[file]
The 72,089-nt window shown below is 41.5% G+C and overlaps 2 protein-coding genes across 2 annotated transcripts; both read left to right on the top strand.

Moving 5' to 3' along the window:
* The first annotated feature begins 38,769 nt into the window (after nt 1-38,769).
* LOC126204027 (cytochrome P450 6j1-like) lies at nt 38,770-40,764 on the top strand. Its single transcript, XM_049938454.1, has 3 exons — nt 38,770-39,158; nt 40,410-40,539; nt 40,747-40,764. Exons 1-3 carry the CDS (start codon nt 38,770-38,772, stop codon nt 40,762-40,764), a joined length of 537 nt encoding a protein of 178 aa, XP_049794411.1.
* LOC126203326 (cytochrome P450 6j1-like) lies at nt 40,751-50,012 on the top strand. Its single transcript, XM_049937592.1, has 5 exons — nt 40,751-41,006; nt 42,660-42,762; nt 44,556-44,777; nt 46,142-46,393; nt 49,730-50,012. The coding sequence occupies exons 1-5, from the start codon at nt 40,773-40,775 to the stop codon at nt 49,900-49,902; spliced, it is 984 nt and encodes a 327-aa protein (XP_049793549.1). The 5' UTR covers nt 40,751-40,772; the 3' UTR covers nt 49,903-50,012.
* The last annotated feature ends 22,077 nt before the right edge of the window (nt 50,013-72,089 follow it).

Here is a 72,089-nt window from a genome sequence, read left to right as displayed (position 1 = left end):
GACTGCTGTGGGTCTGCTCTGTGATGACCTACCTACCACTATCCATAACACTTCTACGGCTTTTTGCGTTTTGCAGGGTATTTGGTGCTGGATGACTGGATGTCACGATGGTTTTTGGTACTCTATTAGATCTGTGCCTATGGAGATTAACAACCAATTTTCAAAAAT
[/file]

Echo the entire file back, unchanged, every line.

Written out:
The 72,089-nt window shown below is 41.5% G+C and overlaps 2 protein-coding genes across 2 annotated transcripts; both read left to right on the top strand.

Moving 5' to 3' along the window:
* The first annotated feature begins 38,769 nt into the window (after nt 1-38,769).
* LOC126204027 (cytochrome P450 6j1-like) lies at nt 38,770-40,764 on the top strand. Its single transcript, XM_049938454.1, has 3 exons — nt 38,770-39,158; nt 40,410-40,539; nt 40,747-40,764. Exons 1-3 carry the CDS (start codon nt 38,770-38,772, stop codon nt 40,762-40,764), a joined length of 537 nt encoding a protein of 178 aa, XP_049794411.1.
* LOC126203326 (cytochrome P450 6j1-like) lies at nt 40,751-50,012 on the top strand. Its single transcript, XM_049937592.1, has 5 exons — nt 40,751-41,006; nt 42,660-42,762; nt 44,556-44,777; nt 46,142-46,393; nt 49,730-50,012. The coding sequence occupies exons 1-5, from the start codon at nt 40,773-40,775 to the stop codon at nt 49,900-49,902; spliced, it is 984 nt and encodes a 327-aa protein (XP_049793549.1). The 5' UTR covers nt 40,751-40,772; the 3' UTR covers nt 49,903-50,012.
* The last annotated feature ends 22,077 nt before the right edge of the window (nt 50,013-72,089 follow it).

Here is a 72,089-nt window from a genome sequence, read left to right as displayed (position 1 = left end):
GACTGCTGTGGGTCTGCTCTGTGATGACCTACCTACCACTATCCATAACACTTCTACGGCTTTTTGCGTTTTGCAGGGTATTTGGTGCTGGATGACTGGATGTCACGATGGTTTTTGGTACTCTATTAGATCTGTGCCTATGGAGATTAACAACCAATTTTCAAAAAT